10 Ways Dr. Charles Drew’s Contributions to Blood Storage Forever Changed The World
Discovering How to Bank Plasma
In 1938, Dr. Charles Drew received a Rockefeller Fellowship to study at Columbia University and train at the Presbyterian Hospital in New York City. There, Drew developed a method for processing and preserving blood plasma, or blood without cells. Plasma lasts much longer than whole blood, making it possible to be stored or “banked” for longer periods of time. He discovered that the plasma could be dried and then reconstituted when needed, according to the biography.com website. His research served as the basis of his doctorate thesis, “Banked Blood,” and he received his doctorate degree in 1940. Drew became the first African-American to earn this degree from Columbia.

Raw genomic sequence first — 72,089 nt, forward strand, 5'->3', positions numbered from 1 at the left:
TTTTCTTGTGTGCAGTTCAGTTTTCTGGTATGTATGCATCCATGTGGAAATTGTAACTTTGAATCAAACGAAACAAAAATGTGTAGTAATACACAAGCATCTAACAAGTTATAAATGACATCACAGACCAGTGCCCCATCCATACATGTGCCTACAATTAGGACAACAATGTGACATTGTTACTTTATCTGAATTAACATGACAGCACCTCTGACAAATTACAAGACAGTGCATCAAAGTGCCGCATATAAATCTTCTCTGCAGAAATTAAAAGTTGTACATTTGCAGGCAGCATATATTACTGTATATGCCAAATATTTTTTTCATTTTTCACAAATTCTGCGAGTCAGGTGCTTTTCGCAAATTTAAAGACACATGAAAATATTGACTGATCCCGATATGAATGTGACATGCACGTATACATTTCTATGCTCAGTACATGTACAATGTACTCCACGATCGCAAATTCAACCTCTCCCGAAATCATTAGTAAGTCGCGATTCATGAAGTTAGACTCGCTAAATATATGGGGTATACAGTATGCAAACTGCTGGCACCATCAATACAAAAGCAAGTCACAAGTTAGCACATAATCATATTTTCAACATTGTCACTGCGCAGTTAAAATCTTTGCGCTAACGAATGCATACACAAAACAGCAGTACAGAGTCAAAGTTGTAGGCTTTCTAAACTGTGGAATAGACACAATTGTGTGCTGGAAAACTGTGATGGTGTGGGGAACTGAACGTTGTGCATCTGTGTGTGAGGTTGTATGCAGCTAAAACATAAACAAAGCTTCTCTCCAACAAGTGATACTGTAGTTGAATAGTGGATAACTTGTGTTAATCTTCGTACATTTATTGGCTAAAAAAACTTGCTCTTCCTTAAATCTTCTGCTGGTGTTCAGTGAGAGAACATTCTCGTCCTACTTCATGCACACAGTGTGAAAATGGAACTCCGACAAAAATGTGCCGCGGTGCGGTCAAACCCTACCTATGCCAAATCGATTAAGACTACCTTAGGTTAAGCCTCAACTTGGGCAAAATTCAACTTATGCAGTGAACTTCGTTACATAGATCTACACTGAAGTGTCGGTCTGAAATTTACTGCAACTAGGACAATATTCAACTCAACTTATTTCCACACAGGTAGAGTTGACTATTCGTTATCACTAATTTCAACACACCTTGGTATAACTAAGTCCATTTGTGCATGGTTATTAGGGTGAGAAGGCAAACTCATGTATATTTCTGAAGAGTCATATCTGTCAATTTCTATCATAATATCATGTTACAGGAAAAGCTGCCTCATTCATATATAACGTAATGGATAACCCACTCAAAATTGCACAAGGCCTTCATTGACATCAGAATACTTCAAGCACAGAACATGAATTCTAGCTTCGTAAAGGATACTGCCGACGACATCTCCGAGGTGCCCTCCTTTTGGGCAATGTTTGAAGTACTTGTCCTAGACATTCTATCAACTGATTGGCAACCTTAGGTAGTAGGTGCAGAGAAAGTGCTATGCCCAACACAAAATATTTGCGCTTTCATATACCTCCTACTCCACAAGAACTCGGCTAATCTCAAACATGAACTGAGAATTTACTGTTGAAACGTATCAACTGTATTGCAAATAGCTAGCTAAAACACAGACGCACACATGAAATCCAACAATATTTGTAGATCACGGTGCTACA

Drew Collects Blood for Britain
Prior to the United States’ involvement in World War II, liquid plasma and whole blood were used. The “Blood for Britain” program during the early 1940s was quite successful (and popular in the United States) based on Charles Drew’s contribution. A large project began in August 1940 to collect blood in New York City hospitals for the export of plasma to Britain. Drew was appointed medical supervisor of the “Plasma for Britain” project. His notable contribution at this time was to transform the test tube methods of many blood researchers into the first successful mass production techniques, according to the U.S. National Library of Medicine.